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Vassilev v. City of New York

United States District Court, S.D. New York

August 12, 2014



PAUL A. CROTTY, District Judge.

Plaintiff Anton Vassilev ("Vassilev"), a public school teacher at Intermediate School 291 ("IS 291") who was terminated from that position in 2010, sues the City of New York ("City"), the New York City Department of Education ("DOE"), and former DOE Chancellor Dennis Walcott[1] (collectively, "Defendants"). Vassilev claims that he was tenured and, accordingly, his termination without a pre-termination hearing amounted to a deprivation of a property right. (Compl. ¶¶ 23, 30-31.) The principal who rated Vassilev "Unsatisfactory" is now deceased (Pl. Opp. Br. at 2), and Vassilev claims the rating was unfounded. ( Id. ¶¶ 27, 36.) His termination has prevented him from being hired as a teacher elsewhere, causing him monetary losses, mental and physical anguish, humiliation, and damage to his professional reputation. ( Id. ¶¶ 24, 26-27, 36.) Accordingly, Vassilev alleges federal claims for violation of his due process rights pursuant to 42 U.S.C. § 1983, and state law claims of prima facie tort, breach of contract, tortious interference, intentional and negligent infliction of emotional distress, and fraud.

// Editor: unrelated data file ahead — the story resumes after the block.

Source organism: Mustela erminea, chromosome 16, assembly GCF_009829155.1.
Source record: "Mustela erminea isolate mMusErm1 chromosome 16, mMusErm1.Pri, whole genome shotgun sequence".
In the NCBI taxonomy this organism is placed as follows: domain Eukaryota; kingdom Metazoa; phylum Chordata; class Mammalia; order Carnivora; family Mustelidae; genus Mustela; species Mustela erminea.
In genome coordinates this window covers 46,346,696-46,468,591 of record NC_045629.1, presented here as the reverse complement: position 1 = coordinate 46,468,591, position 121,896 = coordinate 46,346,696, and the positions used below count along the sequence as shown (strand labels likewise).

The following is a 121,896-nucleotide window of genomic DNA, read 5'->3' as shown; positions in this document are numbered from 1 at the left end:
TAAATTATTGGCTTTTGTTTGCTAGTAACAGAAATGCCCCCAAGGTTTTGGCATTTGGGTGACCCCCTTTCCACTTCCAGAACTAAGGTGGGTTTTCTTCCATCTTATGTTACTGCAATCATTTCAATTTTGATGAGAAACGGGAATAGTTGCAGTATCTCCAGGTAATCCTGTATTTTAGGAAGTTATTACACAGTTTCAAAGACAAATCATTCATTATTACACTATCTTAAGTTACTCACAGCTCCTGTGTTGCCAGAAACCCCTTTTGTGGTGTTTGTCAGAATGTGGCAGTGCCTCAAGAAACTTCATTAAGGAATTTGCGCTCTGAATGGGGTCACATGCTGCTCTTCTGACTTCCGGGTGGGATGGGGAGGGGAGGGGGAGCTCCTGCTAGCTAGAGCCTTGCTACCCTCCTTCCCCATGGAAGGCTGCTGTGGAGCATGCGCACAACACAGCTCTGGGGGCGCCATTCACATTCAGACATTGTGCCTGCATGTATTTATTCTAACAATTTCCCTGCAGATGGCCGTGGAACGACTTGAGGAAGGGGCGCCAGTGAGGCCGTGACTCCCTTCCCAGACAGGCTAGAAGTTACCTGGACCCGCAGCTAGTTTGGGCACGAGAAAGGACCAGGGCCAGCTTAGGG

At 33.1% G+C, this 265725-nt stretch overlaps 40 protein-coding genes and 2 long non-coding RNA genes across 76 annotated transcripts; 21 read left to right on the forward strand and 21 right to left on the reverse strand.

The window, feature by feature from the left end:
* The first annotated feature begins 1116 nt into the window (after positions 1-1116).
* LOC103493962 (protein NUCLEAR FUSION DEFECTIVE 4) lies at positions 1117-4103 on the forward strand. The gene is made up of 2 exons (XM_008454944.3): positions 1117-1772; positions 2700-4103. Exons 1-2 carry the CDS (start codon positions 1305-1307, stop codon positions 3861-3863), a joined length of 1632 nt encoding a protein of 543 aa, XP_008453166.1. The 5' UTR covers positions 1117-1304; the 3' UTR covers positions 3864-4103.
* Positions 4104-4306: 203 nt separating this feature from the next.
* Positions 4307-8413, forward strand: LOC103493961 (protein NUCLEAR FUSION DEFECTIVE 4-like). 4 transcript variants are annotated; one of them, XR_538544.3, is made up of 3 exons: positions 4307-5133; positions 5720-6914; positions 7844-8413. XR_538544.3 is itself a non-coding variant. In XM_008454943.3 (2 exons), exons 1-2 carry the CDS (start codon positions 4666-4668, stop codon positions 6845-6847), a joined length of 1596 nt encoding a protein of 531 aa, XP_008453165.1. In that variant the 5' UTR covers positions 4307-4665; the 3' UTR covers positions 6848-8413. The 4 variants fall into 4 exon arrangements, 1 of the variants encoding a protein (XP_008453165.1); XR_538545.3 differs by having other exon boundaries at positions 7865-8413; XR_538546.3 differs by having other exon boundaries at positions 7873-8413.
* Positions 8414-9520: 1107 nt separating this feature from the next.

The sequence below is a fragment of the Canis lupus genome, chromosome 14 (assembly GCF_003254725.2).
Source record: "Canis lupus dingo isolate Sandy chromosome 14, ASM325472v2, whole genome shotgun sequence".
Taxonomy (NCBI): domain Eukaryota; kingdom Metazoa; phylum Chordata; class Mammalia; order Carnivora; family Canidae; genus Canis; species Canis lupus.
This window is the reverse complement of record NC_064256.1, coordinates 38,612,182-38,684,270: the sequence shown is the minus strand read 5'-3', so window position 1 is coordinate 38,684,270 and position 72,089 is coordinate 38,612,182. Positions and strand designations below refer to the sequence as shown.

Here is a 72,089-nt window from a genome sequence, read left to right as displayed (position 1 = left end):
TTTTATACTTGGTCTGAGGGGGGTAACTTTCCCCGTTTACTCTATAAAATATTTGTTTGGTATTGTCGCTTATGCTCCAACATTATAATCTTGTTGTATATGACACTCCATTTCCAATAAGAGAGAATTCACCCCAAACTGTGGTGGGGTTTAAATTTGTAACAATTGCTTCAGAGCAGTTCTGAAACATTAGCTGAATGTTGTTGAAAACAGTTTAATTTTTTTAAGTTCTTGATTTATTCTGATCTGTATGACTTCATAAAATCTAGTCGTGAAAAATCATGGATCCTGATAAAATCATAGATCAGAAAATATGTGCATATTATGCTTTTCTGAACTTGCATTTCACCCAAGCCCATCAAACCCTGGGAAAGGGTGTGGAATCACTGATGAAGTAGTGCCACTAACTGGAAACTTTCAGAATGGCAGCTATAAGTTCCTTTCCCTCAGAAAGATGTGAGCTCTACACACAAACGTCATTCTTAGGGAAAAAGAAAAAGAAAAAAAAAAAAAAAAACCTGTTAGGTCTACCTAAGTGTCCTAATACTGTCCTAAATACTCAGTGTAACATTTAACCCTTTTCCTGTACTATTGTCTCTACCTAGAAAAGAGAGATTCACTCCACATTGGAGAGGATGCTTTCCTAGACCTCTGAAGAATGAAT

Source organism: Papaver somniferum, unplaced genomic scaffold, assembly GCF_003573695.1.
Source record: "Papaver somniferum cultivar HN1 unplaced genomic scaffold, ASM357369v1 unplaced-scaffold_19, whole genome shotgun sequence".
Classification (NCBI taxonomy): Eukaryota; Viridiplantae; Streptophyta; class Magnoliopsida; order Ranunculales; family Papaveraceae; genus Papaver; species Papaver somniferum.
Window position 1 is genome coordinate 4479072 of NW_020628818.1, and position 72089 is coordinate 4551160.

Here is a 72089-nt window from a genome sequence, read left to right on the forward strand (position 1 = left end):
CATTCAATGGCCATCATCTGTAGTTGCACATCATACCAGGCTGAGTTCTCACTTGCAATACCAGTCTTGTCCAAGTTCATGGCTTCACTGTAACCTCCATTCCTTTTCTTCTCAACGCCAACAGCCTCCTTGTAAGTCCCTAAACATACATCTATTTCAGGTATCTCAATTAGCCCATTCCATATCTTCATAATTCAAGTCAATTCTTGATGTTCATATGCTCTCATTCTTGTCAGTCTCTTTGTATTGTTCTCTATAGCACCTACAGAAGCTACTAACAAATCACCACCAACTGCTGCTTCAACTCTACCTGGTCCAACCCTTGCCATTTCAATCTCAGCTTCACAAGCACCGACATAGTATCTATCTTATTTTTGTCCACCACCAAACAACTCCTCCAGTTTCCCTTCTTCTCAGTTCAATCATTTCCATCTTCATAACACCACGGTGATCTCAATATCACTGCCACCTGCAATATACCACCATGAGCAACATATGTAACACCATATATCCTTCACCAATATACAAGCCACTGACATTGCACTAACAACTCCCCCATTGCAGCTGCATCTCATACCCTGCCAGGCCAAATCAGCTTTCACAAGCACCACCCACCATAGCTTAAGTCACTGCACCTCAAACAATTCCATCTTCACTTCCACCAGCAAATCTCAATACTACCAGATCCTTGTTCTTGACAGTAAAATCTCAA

Defendants move to dismiss Plaintiff's 42 U.S.C. § 1983 claim under the doctrine of collateral estoppel since Plaintiff was afforded the opportunity to litigate the relevant issues in his Article 78 proceeding. (Defs.' Supp. Mem. at 5-6.) Defendants also argue that Plaintiff has failed to state a due process claim, since Plaintiff received all the process he was owed, i.e., a post-deprivation hearing. ( Id. at 6-8.) Defendants argue that Plaintiff's' state law claims are time-barred because they were not brought within one year of his termination ( Id. at 8.), and fail to state a claim upon which relief may be granted. Finally, Defendants insist that the City should be dismissed as an improper party. ( Id. at 15).